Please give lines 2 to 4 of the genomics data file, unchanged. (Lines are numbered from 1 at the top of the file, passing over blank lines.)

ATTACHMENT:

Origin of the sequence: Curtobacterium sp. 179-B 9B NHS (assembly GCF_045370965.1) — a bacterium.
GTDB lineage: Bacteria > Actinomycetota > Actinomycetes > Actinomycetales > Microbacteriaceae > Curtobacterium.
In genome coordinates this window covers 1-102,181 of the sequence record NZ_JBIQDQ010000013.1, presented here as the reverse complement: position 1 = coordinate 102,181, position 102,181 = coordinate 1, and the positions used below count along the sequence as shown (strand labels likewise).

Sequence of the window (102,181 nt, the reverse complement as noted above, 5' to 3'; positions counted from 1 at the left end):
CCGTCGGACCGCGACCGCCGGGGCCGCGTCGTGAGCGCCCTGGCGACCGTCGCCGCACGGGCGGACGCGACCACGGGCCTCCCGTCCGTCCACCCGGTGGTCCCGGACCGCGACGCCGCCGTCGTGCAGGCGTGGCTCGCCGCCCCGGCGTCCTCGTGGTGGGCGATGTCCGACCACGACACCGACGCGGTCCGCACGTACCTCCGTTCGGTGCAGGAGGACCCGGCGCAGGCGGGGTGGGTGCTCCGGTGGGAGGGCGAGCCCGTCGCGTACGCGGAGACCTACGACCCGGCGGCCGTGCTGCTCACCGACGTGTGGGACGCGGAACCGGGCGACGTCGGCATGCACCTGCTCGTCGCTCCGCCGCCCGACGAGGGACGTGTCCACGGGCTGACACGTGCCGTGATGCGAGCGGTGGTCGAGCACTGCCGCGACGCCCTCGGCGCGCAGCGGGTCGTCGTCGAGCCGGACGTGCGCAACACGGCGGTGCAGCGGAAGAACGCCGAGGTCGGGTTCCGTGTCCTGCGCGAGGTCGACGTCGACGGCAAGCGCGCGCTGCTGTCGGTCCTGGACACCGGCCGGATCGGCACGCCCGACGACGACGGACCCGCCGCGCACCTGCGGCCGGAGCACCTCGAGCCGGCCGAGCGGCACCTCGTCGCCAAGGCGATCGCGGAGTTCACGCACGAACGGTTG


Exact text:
GTDB lineage: Bacteria > Actinomycetota > Actinomycetes > Actinomycetales > Microbacteriaceae > Curtobacterium.
In genome coordinates this window covers 1-102,181 of the sequence record NZ_JBIQDQ010000013.1, presented here as the reverse complement: position 1 = coordinate 102,181, position 102,181 = coordinate 1, and the positions used below count along the sequence as shown (strand labels likewise).

Sequence of the window (102,181 nt, the reverse complement as noted above, 5' to 3'; positions counted from 1 at the left end):